Quantifying urban methane emissions in the city of Stuttgart
- 1Institute of Environmental Physics, University of Heidelberg, Germany (firstname.lastname@example.org)
- 2Institut für Physik der Atmosphäre, Deutsches Zentrum für Luft- und Raumfahrt (DLR), Oberpfaffenhofen, Germany
Even if methane (CH4) is one of the most important anthropogenic greenhouse gases, its sources in urban areas are quantitatively highly uncertain. Plant et al. (2019) highlights that current urban inventories probably substantially underestimate real methane emissions. Bottom-up estimates from the German Environmental Agency show uncertainties in urban sources even higher than 300 % (LUBW 2014). Yet for decision makers it is essential to know the strength of potential sources in order to prioritise and perform mitigation actions.
Baden-Württemberg is amongst the regions with the highest estimated methane emission in Germany[i]. Its capital town Stuttgart with more than 600.000 inhabitants is not only the biggest town but also an important industrial centre of the region. As the city centre is located in a deep circular valley the geographical conditions of Stuttgart favour high air pollution and emission stresses. Therefore, the need of emission reduction is strong and of high political interest. Using the example of Stuttgart, this work empirically targets the gap of knowledge about urban methane emission to provide a scientific base for effective local policy measures. More precisely, this study aims to exemplarily quantify typical urban source like waste water treatment plants and natural gas distribution and storage systems in the city of Stuttgart, Germany, by drive-by in-situ measurements and applied plume diffusion models.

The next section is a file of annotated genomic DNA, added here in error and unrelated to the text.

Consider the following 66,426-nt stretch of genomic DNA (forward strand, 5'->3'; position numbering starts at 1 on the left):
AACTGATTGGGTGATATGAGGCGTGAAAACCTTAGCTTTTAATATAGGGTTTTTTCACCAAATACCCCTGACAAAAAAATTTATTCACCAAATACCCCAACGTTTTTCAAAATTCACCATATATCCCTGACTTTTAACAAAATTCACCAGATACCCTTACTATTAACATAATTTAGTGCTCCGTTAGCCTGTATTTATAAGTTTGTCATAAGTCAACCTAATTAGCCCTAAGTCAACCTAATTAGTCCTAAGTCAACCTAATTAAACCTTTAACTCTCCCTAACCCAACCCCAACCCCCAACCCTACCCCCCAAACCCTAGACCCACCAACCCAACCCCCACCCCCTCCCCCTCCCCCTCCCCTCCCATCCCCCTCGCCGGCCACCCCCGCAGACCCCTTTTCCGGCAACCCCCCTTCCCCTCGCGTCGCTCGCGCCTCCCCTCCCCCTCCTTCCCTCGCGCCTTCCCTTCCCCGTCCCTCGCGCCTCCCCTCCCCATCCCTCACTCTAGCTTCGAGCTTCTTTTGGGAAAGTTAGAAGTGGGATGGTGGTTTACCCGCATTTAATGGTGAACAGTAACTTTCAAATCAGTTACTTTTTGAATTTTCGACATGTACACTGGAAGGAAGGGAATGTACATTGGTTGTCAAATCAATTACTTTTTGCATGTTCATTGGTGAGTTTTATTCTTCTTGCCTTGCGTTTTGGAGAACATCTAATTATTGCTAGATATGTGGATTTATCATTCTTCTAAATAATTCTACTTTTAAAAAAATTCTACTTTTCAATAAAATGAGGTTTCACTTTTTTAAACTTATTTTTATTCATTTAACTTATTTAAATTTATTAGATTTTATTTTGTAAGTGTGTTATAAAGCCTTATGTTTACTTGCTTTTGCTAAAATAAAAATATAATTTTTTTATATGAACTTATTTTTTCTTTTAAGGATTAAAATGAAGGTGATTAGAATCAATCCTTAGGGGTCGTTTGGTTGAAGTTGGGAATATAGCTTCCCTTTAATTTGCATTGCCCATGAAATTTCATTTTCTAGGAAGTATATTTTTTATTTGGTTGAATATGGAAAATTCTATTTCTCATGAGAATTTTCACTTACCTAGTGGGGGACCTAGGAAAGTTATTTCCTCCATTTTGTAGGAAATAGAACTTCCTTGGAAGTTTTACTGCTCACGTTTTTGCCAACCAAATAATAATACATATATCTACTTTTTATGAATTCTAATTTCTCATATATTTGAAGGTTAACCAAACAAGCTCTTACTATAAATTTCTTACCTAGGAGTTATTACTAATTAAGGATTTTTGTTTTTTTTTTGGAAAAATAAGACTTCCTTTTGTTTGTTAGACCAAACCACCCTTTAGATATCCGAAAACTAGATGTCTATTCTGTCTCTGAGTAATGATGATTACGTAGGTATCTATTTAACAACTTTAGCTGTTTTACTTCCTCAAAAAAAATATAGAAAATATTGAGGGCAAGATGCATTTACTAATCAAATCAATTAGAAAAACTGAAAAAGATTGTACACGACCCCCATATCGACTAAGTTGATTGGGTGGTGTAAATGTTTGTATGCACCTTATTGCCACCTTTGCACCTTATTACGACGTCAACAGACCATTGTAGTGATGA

Within this study, two optical instruments are used in a mobile setup in a van to measure CH4, CO2, H2O, Ethane and δ13CH4 isotopes: a cavity ring-down spectrometer (CRDS, Picarro G2201-I) and Trace Gas Analyzer (OF-CEAS, LiCor LI-7810). Simultaneous 2D wind data and recorded weather conditions allow the application of dispersion models. Our research group used this technique and successfully tested a gaussian plume model on rural sources like dairy farms around Heidelberg, Germany. With the help of the isotopic composition and the Ethane concentrations, thermogenic sources and biogenic sources can be differentiated.
In August and December 2019, two short campaigns have been performed to identify potentially big sources in Stuttgart. The wastewater treatment plant in Mühlhausen and the natural gas storage facility in Gaisberg have been selected as representative targets. A next campaign is planned in spring 2020, including probably 3D-wind measurements and elaborated dispersion models. By taking advantage of inversion weather conditions, which are typical for Stuttgart, mass balance models can possibly be applied. So far, the results promise to allow quantifying emission rates of the target sources.
LUBW 2014: Luftschadstoff-Emissionskataster Baden-Württemberg 2014, Landesanstalt für Umwelt, Messungen und Naturschutz Baden-Württemberg (LUBW)
Plant et al. 2019: Large Fugitive Methane Emissions From Urban Center Along the U.S. East Coast, Genevieve Plant, Eric A. Kort, Cody Floerchinger, Alexander Gvakharia, Isaac Vimont and Colm Sweeney, Geophysical Research Letters 2019[i] https://www.statistikportal.de/de/ugrdl/ergebnisse/gase/ch4
How to cite: Nelson, C., Schmidt, M., Butz, A., and Roiger, A.: Quantifying urban methane emissions in the city of Stuttgart, EGU General Assembly 2020, Online, 4–8 May 2020, EGU2020-4611, https://doi.org/10.5194/egusphere-egu2020-4611, 2020.